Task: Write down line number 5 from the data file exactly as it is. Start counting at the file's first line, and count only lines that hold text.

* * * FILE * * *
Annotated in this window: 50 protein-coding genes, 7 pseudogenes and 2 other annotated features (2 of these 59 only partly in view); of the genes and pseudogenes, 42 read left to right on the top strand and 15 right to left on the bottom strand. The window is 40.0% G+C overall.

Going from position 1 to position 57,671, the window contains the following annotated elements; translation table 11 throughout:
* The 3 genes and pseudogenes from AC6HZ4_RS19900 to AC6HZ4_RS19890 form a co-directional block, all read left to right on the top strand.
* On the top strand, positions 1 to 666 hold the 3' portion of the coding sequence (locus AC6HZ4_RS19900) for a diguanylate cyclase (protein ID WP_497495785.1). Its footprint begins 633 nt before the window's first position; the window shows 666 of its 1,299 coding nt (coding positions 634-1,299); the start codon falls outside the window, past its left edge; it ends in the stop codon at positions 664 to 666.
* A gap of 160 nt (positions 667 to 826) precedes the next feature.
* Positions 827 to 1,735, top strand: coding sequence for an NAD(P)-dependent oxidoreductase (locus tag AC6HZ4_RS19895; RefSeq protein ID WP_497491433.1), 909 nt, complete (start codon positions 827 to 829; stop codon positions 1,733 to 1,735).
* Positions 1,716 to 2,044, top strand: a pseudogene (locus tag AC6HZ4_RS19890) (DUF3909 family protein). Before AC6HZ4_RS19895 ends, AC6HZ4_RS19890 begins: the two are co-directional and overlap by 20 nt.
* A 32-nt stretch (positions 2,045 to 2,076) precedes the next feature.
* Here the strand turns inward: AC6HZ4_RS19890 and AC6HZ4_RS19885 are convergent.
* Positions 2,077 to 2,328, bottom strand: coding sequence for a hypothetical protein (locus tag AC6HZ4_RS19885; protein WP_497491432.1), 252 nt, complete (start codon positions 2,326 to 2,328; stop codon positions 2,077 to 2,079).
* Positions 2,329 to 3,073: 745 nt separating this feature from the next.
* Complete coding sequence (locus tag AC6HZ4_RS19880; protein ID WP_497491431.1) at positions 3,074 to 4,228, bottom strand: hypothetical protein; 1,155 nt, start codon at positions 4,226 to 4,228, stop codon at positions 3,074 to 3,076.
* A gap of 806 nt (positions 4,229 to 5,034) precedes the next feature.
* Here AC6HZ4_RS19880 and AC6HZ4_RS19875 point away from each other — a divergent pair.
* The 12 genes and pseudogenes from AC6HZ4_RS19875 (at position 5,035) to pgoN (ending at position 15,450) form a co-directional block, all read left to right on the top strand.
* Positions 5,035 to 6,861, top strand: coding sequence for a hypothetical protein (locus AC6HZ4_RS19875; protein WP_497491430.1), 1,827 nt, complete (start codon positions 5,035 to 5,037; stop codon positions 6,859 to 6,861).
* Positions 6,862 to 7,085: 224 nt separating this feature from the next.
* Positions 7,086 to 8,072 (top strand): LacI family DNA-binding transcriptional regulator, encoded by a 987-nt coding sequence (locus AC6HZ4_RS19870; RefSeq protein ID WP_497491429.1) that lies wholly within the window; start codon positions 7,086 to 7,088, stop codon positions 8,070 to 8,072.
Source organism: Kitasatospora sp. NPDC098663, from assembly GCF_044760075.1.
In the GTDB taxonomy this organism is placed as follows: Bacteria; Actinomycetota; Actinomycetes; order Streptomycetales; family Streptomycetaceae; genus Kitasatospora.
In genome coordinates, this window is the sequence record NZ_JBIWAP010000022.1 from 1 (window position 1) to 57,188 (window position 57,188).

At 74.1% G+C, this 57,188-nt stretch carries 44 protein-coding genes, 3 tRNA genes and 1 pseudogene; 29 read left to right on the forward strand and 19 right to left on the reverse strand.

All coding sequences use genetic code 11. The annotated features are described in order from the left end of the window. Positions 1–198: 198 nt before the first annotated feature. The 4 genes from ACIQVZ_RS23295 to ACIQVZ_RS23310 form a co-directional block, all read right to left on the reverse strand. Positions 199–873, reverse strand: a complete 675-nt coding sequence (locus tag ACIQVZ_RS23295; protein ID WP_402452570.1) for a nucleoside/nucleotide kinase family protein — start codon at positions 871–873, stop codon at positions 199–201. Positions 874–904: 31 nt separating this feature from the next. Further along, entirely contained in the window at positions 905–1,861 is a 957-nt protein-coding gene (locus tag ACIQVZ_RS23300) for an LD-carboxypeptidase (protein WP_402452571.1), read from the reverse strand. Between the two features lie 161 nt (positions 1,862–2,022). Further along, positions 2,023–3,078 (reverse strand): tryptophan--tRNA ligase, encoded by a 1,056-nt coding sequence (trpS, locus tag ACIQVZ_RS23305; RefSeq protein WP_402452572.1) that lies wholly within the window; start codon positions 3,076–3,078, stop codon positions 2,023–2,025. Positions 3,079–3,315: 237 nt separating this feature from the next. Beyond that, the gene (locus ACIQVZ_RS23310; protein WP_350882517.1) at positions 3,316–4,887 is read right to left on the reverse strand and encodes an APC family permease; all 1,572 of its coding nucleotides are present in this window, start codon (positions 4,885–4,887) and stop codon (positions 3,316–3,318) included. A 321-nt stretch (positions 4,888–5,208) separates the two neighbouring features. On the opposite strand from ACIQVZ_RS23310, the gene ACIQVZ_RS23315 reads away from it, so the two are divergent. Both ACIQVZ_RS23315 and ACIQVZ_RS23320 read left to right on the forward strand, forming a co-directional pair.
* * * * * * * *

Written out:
* A gap of 160 nt (positions 667 to 826) precedes the next feature.